They're played by Alan Napier and Melville Cooper, and it's the first English-language Sherlock film after the Rathbone/Bruce series finished. The influence that those two had on the perception of Holmes is obvious, especially in Cooper's Watson; while many of the films of the twenties and thirties portrayed Watson as easily flustered, Bruce solidified the image of Watson as a buffoon, which is the direction Cooper goes with the character.
It doesn't detract from a decent telling of the story. "The Speckled Band" is one of the more straightforward tales Doyle wrote, if perhaps a bit fantastical. Director Sobey Martin and screenwriter Walter Doniger don't do much to overcomplicate it, telling a simple locked-room murder mystery that is done and satisfactory in under a half hour.
"The Man Who Disappeared", 1951
A pilot for a television series that never got picked up, "The Man Who Disappeared' is an adaptation of "The Man with the Twisted Lip", though one which has had a couple extra twists and plot complications grafted onto it. It's not bad at all, though it is fairly convoluted, when all is said and done. I'm not sure whether the blackmail plot that has been grafted on makes the story more or less believable.
John Longden makes a decent Holmes, at least. The BBC would produce a different Sherlock Holmes series the same year, starring Alan Wheatley, and another would be produced in America four years later, starring Ronald Howard. Apparently, nobody wanted to tackle Holmes on the big screen until thirteen years after Basil Rathbone had set the role aside, though he was a regular presence on television.
"A Case of Hypnosis", 1952
Hey, kids! The next time your grandparents tell you that they don't make quality family entertainment like they used to, remind them that in their day, dressing chimpanzees up in costumes, giving them something to chew on, and then dubbing it like they were reciting truly awful lines was what passed for children's television. Somehow, cartoons that doubled as toy commercials don't seem quite so terrible in comparison.
This one features a Holmes-chimp and a Watson-chimp tracking down a swami chimp whose hypnosis turns other chimps into animals. It's just as good/bad as it sounds.
"The General's Boots", 1943
Even more loosely connected to Holmes than even "Hennessy", this is apparently included on the set because it features Basil Rathbone, the most famous screen Holmes. It's a passable little story about a man (John Dehner) returning home from war on the same plane as the strict general who made his service a living hell.
It's a simple story, but told reasonably well. It's unfortunate that Synergy was unable to dig up a television appearance by Rathbone form a year earlier, when he once again portrayed Holmes on the series Suspense, but that one appears to be lost.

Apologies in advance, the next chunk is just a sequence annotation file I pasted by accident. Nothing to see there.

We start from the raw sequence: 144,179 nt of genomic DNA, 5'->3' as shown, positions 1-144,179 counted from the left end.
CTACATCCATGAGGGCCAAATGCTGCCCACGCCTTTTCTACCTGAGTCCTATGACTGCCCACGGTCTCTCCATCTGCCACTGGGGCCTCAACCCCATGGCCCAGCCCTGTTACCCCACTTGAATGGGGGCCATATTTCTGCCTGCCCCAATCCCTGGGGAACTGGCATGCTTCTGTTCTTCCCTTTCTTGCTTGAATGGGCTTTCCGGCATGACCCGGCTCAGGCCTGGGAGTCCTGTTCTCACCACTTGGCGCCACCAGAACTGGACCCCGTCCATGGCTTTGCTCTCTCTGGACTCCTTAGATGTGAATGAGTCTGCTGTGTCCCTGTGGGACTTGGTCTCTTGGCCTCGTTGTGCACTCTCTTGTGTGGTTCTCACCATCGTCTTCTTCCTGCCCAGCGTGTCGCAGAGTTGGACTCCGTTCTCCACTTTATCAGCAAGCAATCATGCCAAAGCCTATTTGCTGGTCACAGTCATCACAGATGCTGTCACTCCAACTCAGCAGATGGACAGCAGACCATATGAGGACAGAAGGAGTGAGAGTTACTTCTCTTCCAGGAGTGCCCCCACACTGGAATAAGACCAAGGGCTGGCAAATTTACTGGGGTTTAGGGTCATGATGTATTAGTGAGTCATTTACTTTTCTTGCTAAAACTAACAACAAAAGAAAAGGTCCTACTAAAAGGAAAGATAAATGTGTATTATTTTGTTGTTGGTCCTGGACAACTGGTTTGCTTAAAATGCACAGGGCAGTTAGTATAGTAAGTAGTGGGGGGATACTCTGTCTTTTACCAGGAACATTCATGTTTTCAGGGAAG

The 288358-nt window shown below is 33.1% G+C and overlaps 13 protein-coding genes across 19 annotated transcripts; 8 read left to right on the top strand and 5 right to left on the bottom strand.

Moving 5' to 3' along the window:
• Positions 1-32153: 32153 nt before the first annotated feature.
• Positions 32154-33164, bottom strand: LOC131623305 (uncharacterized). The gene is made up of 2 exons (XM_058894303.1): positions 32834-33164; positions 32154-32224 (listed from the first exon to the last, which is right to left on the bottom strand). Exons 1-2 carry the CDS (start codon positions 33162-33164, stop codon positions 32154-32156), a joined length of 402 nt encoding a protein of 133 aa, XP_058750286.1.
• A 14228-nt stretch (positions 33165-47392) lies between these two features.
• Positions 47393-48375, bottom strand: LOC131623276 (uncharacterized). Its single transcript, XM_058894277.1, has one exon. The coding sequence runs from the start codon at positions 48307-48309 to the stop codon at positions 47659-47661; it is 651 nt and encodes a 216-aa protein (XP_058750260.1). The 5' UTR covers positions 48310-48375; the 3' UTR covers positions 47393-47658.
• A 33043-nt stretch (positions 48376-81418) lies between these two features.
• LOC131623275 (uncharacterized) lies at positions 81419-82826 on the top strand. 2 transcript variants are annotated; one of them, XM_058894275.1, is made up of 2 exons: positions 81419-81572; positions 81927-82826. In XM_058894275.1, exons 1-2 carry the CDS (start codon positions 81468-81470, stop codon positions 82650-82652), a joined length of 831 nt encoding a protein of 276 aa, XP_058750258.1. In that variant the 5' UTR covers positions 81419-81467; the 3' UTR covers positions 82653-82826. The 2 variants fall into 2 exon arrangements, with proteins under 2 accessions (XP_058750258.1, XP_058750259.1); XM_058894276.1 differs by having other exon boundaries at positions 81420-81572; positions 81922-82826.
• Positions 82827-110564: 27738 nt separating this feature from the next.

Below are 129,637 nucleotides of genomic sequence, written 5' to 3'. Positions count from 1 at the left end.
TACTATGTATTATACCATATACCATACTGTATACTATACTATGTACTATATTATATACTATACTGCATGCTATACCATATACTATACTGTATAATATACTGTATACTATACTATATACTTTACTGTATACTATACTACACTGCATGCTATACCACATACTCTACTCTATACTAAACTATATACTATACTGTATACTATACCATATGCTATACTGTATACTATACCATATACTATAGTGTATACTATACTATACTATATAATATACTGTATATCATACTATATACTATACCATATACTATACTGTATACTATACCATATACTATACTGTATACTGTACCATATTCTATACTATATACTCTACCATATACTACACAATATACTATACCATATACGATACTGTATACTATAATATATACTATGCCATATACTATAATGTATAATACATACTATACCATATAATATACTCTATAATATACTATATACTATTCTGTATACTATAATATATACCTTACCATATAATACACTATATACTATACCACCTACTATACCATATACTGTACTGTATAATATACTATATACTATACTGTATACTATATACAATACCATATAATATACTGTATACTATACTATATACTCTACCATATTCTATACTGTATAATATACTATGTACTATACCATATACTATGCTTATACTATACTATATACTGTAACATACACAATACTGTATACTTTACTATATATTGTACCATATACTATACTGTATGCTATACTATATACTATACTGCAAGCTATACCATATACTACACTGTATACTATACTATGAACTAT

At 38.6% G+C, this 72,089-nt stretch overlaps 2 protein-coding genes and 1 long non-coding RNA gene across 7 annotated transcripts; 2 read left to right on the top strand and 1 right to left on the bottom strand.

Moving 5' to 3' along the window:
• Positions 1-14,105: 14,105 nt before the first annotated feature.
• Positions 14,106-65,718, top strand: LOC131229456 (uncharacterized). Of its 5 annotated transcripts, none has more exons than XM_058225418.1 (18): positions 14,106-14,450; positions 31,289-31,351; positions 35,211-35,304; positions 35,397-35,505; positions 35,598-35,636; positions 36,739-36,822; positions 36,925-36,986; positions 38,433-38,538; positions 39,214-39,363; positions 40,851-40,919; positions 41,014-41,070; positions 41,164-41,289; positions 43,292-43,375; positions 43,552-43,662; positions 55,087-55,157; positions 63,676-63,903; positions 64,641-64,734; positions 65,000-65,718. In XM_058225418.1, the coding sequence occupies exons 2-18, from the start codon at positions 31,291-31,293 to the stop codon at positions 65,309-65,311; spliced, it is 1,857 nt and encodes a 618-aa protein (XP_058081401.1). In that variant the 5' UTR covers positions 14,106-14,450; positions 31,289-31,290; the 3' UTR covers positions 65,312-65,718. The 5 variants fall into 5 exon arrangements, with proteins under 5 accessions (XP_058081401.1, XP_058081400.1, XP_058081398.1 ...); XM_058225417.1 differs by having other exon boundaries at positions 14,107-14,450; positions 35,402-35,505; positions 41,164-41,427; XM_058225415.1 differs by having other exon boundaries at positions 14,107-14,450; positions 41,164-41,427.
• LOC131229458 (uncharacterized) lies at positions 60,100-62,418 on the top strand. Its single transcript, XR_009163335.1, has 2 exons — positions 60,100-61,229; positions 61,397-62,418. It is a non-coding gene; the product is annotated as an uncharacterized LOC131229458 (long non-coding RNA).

"The Sting of Death", 1955
This one - an episode of the television program "The Elgin Hour" (named for its sponsor, a maker of watches) - features an aged beekeeper played by Boris Karloff who introduces himself as "Mr. Mycroft"; perhaps not technically Sherlock Holmes, but definitely a wink in that direction, as Myrcroft was the name of Holmes's corpulent brother, and Holmes is described in "His Last Bow" as having retired to Sussex to raise bees. Mycroft has come to suspect that another local beekeeper (Martyn Green) has bred his bees to predate as well as pollinate, and means to stop him, recruiting a meek local professor who loves his honey (Robert Flemyng) to help.
Not having seen a lot of live TV from the period, I'm not sure how "Sting of Death" compares to the norm, but it is fun to watch. The sets are a bit cobbled together and sometimes the actors (Flemyng especially) and crew seem more concerned about making sure the show fit snugly inside its timeslot than making a well-paced show, but Karloff rises above as a hero who seems both diabolically intelligent and like a lonely old man (Holmeses need their Watsons).
Considering that "Sting of Death" was broadcast live, it's somewhat surprising that it has survived at all; an announcement at the end tells us that it was chosen to be shown for the troops overseas, so maybe that is why a print was made. It appears to be a kinescope; the picture occasionally shows distortion one might expect from pointing a movie camera at a TV screen that, back then, wasn't flat, though the image is fairly sharp. It's still enjoyable, however it managed to survive.
The same can be said for the collection in its entirety. Very little on it is great, but nearly all of it is, at least, interesting. Fans of Holmes and early film and television will likely get a kick out of it.
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originally posted: 12/05/09 18:39:28
last updated: 12/07/09 15:24:31